To start, you can try rebuilding the BCD (Boot Configuration Data) using the bootrec command. Boot into the Windows Recovery Environment and open a Command Prompt. Then, use the following commands:

1. bootrec /scanos – This command scans for Windows installations on your computer.
2. bootrec /rebuildbcd – This command rebuilds the BCD based on the scan results.

If the bootrec command doesn’t work, you can also try repairing the boot volume using the chkdsk command. This command checks the disk for errors and fixes them if possible. Run the following command in the Command Prompt:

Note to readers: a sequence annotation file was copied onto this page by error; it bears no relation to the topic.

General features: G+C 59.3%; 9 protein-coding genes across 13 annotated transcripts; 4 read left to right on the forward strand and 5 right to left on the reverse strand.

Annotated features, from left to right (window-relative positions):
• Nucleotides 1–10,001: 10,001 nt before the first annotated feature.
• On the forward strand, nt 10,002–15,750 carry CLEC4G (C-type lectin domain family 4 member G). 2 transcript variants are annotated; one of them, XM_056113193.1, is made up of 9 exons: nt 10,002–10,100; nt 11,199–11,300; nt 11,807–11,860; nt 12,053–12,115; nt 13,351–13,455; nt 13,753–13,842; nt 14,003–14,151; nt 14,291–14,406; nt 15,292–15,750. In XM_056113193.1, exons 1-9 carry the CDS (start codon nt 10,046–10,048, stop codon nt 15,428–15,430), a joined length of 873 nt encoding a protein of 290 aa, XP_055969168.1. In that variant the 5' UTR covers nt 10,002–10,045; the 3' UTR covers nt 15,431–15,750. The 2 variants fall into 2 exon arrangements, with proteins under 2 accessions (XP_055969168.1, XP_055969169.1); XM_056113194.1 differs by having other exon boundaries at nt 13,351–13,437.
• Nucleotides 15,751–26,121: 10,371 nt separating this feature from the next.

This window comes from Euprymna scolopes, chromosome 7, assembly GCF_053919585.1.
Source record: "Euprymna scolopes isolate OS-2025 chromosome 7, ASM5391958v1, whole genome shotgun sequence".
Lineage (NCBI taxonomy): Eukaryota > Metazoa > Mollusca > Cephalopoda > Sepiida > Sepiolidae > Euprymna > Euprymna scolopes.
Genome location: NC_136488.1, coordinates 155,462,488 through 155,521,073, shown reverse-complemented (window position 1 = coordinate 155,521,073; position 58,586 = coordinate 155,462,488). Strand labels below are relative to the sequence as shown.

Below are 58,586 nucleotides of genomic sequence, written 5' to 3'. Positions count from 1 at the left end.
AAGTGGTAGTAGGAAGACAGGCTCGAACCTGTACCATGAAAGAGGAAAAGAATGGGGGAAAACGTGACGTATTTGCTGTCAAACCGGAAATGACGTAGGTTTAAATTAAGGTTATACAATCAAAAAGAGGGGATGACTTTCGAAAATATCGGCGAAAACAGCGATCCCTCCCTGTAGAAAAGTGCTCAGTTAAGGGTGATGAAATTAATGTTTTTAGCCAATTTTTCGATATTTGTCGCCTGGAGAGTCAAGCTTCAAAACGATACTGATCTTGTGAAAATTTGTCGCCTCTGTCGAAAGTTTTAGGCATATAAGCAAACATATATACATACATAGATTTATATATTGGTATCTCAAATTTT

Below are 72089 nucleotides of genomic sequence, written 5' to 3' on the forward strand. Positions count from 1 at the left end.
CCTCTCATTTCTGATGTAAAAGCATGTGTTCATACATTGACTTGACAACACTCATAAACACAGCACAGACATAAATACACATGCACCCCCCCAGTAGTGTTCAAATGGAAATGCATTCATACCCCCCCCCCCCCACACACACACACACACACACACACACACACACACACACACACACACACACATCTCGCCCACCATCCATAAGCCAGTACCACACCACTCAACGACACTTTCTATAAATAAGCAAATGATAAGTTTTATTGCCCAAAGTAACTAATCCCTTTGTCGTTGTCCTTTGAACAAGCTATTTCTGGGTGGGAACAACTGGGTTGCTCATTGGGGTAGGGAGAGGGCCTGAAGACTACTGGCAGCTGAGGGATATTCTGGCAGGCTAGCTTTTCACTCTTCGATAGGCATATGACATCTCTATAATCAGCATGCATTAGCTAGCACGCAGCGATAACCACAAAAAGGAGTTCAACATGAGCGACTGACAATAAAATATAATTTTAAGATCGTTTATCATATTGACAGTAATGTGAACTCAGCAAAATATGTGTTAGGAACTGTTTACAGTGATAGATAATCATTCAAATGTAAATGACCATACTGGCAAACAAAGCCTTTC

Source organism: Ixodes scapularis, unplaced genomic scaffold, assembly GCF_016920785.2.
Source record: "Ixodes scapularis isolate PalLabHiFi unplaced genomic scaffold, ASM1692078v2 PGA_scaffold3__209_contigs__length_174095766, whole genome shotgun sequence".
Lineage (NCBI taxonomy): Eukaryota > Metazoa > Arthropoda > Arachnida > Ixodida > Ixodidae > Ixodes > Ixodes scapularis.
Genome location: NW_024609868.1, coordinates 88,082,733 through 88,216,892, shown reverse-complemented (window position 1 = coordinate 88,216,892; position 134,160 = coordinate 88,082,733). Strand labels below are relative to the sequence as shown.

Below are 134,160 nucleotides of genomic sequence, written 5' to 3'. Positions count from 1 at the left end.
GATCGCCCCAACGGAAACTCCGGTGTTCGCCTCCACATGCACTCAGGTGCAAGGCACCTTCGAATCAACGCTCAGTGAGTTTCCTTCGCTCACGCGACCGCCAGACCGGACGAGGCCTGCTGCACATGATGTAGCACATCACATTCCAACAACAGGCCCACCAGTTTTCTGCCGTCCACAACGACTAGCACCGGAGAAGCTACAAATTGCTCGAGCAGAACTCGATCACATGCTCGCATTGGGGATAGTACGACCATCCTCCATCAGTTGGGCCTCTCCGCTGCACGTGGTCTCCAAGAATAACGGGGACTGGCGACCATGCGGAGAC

3. chkdsk C: /f – Replace “C” with the letter of your system drive.

After running these commands, restart your computer and see if it boots up properly. If the issue persists, you may need to consider other troubleshooting steps or seek professional help.

By using the boot volume and bootrec commands, you can potentially resolve the automatic repair loop issue in Windows 8.1 and get your system back to normal functioning.

Rebuilding BCD and System Restore Techniques

If your Windows 8.1 is stuck in an automatic repair loop, you may need to rebuild the BCD (Boot Configuration Data) and use System Restore techniques to fix the issue.

To rebuild the BCD:
1. Insert your Windows installation media and boot from it.
2. Choose “Repair your computer” and select “Troubleshoot.”
3. Open Command Prompt and type the following commands:
bootrec /scanos
bootrec /rebuildbcd
bootrec /fixmbr
bootrec /fixboot

For System Restore:
1. Boot your PC in Safe Mode by pressing F8 during startup.
2. Go to Control Panel > System and Security > File History.